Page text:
That the head, hands, and legs of the first doll were used in the second doll, but that Bellmer created auxiliary legs and arms, torsos, pelvises and breasts suggest a naivety in enumerating these dolls as unified bodies. In fact, they are more akin to what Freud describes as the child in its polymorphous perversity, or the fragmented channels of pleasure that are unarticulated, neither one nor multiple. If anything, the doll attests to an array of corporeal realities. Like the autoerotic thumb-sucking of the child that moves into genital rubbing and urination, the doll too—like the child “under the influence of seduction” as Freud puts it in his Three Essays on Sexuality—“can be tempted into all kinds of possible transgression” (Freud 167). Bellmer is the doll’s seducer.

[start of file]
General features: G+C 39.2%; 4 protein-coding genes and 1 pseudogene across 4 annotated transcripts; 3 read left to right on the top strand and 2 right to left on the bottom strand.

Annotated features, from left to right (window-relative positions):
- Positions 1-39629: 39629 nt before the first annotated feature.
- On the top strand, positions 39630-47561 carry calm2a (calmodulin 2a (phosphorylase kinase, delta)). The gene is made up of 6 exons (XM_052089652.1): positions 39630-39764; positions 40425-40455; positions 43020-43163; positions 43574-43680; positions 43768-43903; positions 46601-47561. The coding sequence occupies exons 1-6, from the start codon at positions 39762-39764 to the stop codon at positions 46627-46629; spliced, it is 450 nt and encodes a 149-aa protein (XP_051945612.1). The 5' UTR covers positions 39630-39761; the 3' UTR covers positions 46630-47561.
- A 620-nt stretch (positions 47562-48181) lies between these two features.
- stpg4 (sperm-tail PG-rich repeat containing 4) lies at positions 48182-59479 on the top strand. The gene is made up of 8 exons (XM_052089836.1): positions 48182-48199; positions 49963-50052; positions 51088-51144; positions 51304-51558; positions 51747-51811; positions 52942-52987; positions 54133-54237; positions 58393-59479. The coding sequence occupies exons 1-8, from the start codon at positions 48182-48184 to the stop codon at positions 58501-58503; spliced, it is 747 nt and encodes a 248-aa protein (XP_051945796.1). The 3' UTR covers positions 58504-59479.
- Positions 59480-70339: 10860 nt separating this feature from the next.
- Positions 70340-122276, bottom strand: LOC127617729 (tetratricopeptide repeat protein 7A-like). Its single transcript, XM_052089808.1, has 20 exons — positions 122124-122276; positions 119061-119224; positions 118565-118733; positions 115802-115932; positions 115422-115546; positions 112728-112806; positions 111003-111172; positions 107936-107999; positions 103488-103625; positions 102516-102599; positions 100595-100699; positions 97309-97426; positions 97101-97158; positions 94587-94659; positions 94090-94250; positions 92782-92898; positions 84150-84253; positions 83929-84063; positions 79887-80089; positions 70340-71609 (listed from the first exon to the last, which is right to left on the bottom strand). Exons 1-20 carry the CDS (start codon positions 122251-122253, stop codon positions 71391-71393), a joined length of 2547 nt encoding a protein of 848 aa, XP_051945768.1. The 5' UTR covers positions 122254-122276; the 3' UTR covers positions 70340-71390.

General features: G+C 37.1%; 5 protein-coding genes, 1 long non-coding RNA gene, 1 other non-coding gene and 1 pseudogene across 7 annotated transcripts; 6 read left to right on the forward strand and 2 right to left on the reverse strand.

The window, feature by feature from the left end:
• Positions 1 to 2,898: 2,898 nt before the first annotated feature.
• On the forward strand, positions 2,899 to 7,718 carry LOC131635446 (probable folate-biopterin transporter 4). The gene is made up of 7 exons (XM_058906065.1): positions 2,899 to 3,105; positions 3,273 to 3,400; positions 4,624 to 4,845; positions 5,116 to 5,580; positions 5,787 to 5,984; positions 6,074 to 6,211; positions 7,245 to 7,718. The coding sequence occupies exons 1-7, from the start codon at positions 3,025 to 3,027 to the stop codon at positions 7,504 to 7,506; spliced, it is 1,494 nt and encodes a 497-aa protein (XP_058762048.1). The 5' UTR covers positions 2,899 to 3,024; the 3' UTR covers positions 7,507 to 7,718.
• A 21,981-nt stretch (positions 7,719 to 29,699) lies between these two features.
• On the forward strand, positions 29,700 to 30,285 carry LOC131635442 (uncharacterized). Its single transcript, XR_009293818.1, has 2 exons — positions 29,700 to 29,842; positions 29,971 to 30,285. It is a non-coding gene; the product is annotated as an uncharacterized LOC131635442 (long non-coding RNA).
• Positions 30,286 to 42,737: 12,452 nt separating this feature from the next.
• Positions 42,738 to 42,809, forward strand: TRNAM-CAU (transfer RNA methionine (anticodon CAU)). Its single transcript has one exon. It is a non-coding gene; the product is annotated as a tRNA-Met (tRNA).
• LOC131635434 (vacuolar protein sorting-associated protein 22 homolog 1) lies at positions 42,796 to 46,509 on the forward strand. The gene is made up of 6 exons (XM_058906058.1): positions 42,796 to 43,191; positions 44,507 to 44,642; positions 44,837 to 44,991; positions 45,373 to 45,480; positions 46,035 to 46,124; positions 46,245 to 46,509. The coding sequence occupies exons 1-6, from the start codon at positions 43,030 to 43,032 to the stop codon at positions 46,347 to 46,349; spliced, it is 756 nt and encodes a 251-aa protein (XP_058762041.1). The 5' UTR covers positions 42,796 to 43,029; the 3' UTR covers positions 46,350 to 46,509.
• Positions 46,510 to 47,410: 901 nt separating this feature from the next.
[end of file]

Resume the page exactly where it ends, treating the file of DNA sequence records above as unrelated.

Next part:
“Souvenirs Relative to the Doll” gives us Bellmer’s methodology of sorts, at least at this early stage. Drawing analogies between “little girls” and other items from his childhood, he notes that “certain things in the realm of little girls have always been desired” (Bellmer “The Doll Theme” 171). He notes the delicate and in some ways unattainable character of these items: “They might often be those fragile things, like black Easter eggs decorated with doves and rings of pink sugar that, besides being tempting, luckily possessed no other advantage” (171). In this sense, the souvenirs are quite self-consciously fetishistic, at least psychoanalytically. As Bellmer writes, “people like me only admit with reluctance that it is those things about which we know nothing that lodge themselves all too firmly in the memory” (172). And what “object” lodges itself in the memory further than the maternal phallus? For, as Freud writes in “Fetishism,” “a fetish is a substitute for the woman’s (mother’s) phallus, which the little boy once believed in and which—for reasons well known to us—he does not want to give up” (96). Such well-known reasons, we recall, are the traumas of sexual development, the coming-to-consciousness of sexual difference, and especially the “castration complex.” As Freud writes of the fetishist, “he both retains this belief [in the mother’s phallus] and renounces it; in the conflict between the force of the unwelcome perception and the intensity of his aversion to it, a compromise is reached such as is possible only under the laws of unconscious thought, the primary processes” (96). The fetish then is the compromise; wavering ambivalently between phantasy and reality, it acts as a substitute for the mother’s phallus that allows it to remain present but in its absence.